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Are Parents Fair to their Children?
It's not fair
10-year-old Vinay says, "Mummy always shouts at me. She never says anything to my younger brother Aayush. Just because he's small he can do anything." One hears myriad complaints from children that their parents are being unfair. "My older sister gets more pocket money than me." My brother is allowed to sleep over at his friend's houses because he is a boy." "Daddy always takes her side when we fight."
Most parents start out with good intentions. They want to be scrupulously fair in their dealings with their children and treat all their children the same way without discriminating between them. Parents endeavor to give their children similar presents so that nobody should be left out. Some parents make a conscious effort to try not to lose their temper with one child more than the other. They try to apply rules of discipline impartially to all their children. Yet, despite their best efforts, children continue to complain that they are getting the short end of the stick. Is there something wrong?
While it is admirable that parents want to rear their children without discriminating between them, this is at best an admirable theory or a guideline to adopt while parenting. Parents who feel guilty when their children accuse them of being unjust can rest assured that it is virtually impossible to stick to your resolve of constant fairness.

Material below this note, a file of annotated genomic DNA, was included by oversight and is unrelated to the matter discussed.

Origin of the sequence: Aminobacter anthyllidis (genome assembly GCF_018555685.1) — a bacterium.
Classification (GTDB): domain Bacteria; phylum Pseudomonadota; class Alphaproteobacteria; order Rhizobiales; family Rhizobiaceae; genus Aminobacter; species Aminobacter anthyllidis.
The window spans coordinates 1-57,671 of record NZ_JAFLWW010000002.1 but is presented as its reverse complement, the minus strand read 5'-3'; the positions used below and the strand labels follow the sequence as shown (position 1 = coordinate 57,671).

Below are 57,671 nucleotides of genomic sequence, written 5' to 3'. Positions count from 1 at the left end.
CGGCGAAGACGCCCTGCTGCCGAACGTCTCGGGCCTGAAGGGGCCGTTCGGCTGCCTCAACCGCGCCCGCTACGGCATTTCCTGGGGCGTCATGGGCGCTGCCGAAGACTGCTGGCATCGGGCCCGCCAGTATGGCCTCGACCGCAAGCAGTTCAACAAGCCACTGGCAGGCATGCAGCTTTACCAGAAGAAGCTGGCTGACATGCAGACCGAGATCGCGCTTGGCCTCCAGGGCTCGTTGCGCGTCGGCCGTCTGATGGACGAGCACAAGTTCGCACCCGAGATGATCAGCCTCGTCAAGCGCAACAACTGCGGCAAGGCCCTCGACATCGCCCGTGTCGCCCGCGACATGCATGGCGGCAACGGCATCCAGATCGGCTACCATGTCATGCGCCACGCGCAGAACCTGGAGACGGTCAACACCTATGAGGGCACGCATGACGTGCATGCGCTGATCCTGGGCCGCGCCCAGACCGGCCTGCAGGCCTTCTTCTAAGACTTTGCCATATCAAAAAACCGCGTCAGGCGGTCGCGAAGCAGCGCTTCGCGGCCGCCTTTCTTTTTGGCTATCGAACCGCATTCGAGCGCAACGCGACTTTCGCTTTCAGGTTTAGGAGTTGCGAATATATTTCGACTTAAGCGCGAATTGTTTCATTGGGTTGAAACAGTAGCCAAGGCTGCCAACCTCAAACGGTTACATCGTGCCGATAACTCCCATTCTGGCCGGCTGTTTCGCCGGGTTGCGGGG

Constant fairness is an unrealistic expectation of parents because they have failed to factor in the most basic element of human error and their capacity to misjudge situation and overreact which is quite normal. While you can work towards the goal of being fair, do not be dismayed if you find yourself straying off the path. Parents are human after all.
When parents think that they can always be fair, they have to realize that it's not like disciplining soldiers in the army. Each child is different and has his own temperament. Some children are easy to talk to and reason with. Others can be stubborn and naughty and will need a firmer hand. There is no way that one blanket approach can cover them all. Some children get shouted at more often because they don't respond to any other kind of discipline.
Playing fair can backfire
Parents should also keep in mind that by sticking rigidly to the 'always fair no matter what' attitude they may be doing their children a disservice. Children are entitled their special praise and privileges depending on their needs and when they earn it. If you deny them, it will just make them feel resentful and neglected.
It is difficult to be fair when settling squabbles between siblings, especially when you cannot identify what happened or who started it or who finished it. Every child will present his own version, but you cannot afford to take any child's word over the others. You will have to deal with them as you see fit, even if it means that one or more of your children feel that they have been unjustly dealt with.
So instead of concentrating so hard on being fair parents, may be you should work harder on ways to make your children feel loved.
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